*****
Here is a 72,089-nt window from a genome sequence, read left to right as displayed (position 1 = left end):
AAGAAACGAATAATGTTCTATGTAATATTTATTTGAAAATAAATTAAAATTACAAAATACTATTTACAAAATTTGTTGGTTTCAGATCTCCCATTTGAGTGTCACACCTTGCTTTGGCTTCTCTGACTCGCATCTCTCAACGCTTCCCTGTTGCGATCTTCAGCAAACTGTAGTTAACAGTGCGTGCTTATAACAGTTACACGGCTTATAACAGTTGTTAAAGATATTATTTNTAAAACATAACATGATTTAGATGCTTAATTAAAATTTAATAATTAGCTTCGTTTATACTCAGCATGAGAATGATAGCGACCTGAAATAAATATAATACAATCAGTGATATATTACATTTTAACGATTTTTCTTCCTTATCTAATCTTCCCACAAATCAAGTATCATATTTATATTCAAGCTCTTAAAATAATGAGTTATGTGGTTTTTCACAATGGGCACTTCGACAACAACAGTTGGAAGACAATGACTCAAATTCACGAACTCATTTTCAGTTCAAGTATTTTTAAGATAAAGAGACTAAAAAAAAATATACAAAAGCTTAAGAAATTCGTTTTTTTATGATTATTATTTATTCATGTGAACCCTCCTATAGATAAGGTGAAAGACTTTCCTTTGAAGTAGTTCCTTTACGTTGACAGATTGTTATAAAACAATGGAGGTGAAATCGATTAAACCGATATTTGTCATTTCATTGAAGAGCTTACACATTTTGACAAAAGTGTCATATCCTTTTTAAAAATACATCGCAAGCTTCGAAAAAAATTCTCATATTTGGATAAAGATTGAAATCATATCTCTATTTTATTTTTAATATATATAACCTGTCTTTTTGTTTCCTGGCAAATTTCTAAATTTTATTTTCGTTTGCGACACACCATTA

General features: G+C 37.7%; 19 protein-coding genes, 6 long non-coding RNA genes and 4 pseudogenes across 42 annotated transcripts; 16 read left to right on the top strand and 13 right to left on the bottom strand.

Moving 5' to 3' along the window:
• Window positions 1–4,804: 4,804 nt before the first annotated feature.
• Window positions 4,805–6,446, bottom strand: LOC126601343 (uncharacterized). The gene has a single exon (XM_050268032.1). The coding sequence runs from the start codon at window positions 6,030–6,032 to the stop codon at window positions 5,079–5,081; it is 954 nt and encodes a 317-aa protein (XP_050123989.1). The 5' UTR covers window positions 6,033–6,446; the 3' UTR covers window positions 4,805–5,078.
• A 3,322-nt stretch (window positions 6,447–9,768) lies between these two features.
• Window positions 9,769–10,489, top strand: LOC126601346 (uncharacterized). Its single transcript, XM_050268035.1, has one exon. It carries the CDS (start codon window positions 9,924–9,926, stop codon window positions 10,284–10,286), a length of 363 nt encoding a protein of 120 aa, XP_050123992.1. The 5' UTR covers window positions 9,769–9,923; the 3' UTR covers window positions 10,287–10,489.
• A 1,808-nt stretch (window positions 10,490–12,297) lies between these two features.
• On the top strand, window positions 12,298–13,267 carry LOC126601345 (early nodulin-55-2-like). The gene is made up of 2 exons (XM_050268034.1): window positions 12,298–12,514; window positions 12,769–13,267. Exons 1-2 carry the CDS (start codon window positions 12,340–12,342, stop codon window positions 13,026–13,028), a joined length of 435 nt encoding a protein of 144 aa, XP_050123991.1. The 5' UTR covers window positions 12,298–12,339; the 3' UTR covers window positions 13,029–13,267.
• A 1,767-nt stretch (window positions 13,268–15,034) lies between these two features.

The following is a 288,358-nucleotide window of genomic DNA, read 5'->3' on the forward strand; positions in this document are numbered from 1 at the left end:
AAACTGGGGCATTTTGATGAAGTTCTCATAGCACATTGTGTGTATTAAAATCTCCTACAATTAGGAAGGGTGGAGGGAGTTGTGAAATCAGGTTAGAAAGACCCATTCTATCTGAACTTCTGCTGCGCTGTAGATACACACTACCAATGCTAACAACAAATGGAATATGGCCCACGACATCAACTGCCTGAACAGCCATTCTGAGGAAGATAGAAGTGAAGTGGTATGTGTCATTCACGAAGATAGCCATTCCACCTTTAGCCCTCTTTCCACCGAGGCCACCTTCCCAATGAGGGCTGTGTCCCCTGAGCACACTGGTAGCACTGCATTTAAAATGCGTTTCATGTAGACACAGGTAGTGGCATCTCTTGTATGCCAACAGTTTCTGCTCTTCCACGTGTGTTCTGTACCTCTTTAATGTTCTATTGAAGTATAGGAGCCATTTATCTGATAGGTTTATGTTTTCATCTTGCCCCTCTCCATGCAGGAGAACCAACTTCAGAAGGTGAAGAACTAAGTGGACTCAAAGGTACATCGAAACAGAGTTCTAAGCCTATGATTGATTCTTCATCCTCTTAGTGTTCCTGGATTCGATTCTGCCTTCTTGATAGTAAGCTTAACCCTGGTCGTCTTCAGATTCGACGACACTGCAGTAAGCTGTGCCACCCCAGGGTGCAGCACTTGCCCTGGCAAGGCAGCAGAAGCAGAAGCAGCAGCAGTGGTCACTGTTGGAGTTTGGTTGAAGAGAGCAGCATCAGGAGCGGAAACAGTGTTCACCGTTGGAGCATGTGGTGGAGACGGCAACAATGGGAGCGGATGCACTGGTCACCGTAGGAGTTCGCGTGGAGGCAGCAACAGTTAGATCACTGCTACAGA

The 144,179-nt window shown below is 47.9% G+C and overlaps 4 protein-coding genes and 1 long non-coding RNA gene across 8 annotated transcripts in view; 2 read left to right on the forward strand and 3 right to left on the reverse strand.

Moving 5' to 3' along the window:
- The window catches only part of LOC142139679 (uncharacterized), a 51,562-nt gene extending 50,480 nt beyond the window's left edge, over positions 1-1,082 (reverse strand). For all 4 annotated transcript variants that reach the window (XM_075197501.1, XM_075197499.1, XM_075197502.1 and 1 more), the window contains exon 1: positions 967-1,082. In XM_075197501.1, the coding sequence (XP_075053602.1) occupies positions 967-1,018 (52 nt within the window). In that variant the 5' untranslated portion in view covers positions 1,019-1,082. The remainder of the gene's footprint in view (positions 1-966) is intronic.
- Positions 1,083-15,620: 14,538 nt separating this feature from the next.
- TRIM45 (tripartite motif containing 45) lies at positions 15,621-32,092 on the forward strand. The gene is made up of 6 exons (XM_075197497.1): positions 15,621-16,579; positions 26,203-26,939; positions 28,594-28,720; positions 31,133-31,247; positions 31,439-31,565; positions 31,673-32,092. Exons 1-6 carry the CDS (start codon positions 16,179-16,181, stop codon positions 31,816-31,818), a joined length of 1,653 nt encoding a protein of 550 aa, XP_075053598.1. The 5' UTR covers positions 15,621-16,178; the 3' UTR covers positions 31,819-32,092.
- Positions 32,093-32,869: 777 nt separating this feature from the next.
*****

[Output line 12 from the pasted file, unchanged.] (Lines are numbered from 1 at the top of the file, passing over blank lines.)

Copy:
The following is a 288,358-nucleotide window of genomic DNA, read 5'->3' on the forward strand; positions in this document are numbered from 1 at the left end: